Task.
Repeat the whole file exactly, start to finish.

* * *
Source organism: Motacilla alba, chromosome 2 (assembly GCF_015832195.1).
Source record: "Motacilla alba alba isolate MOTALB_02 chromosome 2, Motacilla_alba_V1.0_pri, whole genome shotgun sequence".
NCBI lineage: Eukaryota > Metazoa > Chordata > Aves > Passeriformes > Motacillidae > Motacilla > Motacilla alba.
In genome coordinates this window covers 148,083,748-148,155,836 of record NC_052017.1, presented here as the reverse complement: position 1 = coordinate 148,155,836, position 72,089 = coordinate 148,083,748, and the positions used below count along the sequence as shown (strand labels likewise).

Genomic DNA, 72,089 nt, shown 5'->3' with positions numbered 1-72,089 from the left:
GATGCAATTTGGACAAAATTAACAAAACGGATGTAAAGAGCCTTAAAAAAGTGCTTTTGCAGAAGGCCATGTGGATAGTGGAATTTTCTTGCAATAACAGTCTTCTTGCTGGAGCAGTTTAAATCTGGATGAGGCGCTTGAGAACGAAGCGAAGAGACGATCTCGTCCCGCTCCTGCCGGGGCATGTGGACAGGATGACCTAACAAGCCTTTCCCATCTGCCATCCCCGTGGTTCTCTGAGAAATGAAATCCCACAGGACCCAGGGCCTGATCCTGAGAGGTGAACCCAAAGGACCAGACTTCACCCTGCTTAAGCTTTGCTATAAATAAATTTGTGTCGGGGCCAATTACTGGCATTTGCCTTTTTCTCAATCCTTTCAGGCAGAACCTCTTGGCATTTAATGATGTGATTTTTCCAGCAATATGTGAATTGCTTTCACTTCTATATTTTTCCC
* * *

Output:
Source organism: Motacilla alba, chromosome 2 (assembly GCF_015832195.1).
Source record: "Motacilla alba alba isolate MOTALB_02 chromosome 2, Motacilla_alba_V1.0_pri, whole genome shotgun sequence".
NCBI lineage: Eukaryota > Metazoa > Chordata > Aves > Passeriformes > Motacillidae > Motacilla > Motacilla alba.
In genome coordinates this window covers 148,083,748-148,155,836 of record NC_052017.1, presented here as the reverse complement: position 1 = coordinate 148,155,836, position 72,089 = coordinate 148,083,748, and the positions used below count along the sequence as shown (strand labels likewise).

Genomic DNA, 72,089 nt, shown 5'->3' with positions numbered 1-72,089 from the left:
GATGCAATTTGGACAAAATTAACAAAACGGATGTAAAGAGCCTTAAAAAAGTGCTTTTGCAGAAGGCCATGTGGATAGTGGAATTTTCTTGCAATAACAGTCTTCTTGCTGGAGCAGTTTAAATCTGGATGAGGCGCTTGAGAACGAAGCGAAGAGACGATCTCGTCCCGCTCCTGCCGGGGCATGTGGACAGGATGACCTAACAAGCCTTTCCCATCTGCCATCCCCGTGGTTCTCTGAGAAATGAAATCCCACAGGACCCAGGGCCTGATCCTGAGAGGTGAACCCAAAGGACCAGACTTCACCCTGCTTAAGCTTTGCTATAAATAAATTTGTGTCGGGGCCAATTACTGGCATTTGCCTTTTTCTCAATCCTTTCAGGCAGAACCTCTTGGCATTTAATGATGTGATTTTTCCAGCAATATGTGAATTGCTTTCACTTCTATATTTTTCCC